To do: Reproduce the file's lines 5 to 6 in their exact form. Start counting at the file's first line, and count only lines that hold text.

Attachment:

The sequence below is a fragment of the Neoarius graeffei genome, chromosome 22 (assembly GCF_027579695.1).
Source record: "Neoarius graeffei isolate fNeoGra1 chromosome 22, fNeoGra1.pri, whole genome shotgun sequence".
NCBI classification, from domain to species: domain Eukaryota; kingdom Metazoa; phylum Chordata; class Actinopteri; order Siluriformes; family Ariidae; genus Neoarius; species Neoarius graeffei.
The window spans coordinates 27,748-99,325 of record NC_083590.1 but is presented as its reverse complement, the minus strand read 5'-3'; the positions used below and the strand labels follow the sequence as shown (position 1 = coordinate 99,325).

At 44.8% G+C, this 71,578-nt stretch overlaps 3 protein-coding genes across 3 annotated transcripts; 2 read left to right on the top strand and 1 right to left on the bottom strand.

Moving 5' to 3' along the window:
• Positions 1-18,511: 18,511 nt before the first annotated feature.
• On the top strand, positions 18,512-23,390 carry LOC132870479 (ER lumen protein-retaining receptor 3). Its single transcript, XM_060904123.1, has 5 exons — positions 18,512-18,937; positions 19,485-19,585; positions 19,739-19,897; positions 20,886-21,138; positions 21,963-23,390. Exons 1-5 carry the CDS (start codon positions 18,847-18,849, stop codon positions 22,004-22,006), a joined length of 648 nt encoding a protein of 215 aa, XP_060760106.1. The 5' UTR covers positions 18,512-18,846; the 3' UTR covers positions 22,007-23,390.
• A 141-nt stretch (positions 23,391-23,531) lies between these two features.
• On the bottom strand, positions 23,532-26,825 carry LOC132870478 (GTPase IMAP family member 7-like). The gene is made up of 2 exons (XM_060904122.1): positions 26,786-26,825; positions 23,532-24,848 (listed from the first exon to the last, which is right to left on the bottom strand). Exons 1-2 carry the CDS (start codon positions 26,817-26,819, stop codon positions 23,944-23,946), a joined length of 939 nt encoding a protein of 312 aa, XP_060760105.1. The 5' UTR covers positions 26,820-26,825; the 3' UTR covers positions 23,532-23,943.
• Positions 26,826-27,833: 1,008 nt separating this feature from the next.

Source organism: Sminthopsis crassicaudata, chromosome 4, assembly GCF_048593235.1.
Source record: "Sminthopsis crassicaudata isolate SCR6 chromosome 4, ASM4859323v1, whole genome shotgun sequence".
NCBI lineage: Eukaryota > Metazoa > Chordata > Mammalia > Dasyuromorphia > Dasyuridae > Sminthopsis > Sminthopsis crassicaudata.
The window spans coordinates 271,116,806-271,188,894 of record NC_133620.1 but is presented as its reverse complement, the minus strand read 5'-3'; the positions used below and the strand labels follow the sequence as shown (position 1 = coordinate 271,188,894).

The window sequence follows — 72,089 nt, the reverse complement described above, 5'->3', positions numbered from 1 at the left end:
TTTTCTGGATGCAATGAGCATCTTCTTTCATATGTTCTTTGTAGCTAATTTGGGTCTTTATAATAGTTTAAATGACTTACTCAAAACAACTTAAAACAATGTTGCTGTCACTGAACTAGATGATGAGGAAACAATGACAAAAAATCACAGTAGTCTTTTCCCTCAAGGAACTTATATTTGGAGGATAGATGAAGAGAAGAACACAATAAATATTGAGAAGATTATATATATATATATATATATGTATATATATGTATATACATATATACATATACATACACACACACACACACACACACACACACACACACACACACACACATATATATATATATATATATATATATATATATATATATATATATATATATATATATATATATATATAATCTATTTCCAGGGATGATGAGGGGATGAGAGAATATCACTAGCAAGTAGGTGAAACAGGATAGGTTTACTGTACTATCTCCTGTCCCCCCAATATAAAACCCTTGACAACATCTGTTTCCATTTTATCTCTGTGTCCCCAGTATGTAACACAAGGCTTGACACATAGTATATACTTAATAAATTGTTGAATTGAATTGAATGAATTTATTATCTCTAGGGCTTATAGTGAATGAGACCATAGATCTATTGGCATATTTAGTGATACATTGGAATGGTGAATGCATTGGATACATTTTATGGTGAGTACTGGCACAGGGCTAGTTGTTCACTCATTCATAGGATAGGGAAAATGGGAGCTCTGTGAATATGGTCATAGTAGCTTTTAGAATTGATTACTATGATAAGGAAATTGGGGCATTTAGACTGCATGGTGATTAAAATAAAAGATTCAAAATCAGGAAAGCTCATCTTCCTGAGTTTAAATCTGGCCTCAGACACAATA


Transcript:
At 44.8% G+C, this 71,578-nt stretch overlaps 3 protein-coding genes across 3 annotated transcripts; 2 read left to right on the top strand and 1 right to left on the bottom strand.

Moving 5' to 3' along the window: